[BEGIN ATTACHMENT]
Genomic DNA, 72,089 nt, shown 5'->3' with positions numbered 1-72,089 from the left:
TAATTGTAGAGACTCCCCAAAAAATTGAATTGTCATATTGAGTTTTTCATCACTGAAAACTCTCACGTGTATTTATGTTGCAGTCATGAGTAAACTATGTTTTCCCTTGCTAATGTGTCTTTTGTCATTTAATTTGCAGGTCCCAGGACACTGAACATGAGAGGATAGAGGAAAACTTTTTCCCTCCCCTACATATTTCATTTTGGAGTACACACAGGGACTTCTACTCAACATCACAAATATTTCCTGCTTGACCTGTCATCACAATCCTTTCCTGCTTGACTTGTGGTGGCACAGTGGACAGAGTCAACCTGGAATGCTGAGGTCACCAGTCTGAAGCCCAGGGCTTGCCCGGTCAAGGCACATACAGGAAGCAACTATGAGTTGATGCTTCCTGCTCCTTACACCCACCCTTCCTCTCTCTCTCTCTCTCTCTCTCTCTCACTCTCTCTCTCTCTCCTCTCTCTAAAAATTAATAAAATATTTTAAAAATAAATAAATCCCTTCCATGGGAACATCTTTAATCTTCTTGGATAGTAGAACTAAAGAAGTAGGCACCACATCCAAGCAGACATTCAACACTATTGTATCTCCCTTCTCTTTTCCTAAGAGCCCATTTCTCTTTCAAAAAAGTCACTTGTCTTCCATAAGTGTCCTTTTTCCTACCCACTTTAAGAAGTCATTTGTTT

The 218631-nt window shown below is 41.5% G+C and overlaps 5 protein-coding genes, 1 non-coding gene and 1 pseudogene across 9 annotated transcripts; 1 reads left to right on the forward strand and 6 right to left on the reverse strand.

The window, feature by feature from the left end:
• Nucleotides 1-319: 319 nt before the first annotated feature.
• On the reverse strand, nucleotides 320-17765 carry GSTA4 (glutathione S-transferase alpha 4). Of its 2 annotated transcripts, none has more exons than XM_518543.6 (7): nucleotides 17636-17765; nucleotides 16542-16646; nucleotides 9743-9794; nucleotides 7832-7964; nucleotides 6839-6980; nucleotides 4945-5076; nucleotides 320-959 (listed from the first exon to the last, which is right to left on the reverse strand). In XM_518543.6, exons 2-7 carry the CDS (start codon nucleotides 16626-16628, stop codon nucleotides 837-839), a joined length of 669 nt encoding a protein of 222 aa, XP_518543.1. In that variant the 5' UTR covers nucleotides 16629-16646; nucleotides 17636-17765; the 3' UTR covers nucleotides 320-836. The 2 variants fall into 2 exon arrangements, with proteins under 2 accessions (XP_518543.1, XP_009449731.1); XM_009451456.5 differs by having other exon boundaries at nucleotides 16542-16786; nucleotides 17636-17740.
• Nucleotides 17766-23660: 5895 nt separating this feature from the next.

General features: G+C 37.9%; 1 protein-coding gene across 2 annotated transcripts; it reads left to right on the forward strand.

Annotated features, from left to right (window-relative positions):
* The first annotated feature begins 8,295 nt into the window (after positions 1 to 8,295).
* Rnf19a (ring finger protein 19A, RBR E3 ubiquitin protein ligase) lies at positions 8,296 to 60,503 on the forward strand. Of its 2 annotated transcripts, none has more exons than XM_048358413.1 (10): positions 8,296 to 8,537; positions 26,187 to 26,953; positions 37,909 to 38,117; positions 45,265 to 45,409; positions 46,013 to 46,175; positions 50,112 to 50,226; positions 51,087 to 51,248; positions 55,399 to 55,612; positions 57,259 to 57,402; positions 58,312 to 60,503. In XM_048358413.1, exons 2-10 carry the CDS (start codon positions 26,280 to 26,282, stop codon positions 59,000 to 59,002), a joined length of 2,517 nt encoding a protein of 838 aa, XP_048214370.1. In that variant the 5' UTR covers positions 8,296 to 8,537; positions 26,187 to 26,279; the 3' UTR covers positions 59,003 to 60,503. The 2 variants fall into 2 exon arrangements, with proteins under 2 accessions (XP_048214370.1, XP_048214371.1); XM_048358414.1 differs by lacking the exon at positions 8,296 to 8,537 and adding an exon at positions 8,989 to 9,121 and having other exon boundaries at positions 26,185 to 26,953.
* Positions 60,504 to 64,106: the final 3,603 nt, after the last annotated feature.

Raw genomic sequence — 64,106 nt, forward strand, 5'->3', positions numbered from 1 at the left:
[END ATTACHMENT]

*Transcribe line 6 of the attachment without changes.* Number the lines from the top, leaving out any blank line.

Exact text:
• On the reverse strand, nucleotides 320-17765 carry GSTA4 (glutathione S-transferase alpha 4). Of its 2 annotated transcripts, none has more exons than XM_518543.6 (7): nucleotides 17636-17765; nucleotides 16542-16646; nucleotides 9743-9794; nucleotides 7832-7964; nucleotides 6839-6980; nucleotides 4945-5076; nucleotides 320-959 (listed from the first exon to the last, which is right to left on the reverse strand). In XM_518543.6, exons 2-7 carry the CDS (start codon nucleotides 16626-16628, stop codon nucleotides 837-839), a joined length of 669 nt encoding a protein of 222 aa, XP_518543.1. In that variant the 5' UTR covers nucleotides 16629-16646; nucleotides 17636-17765; the 3' UTR covers nucleotides 320-836. The 2 variants fall into 2 exon arrangements, with proteins under 2 accessions (XP_518543.1, XP_009449731.1); XM_009451456.5 differs by having other exon boundaries at nucleotides 16542-16786; nucleotides 17636-17740.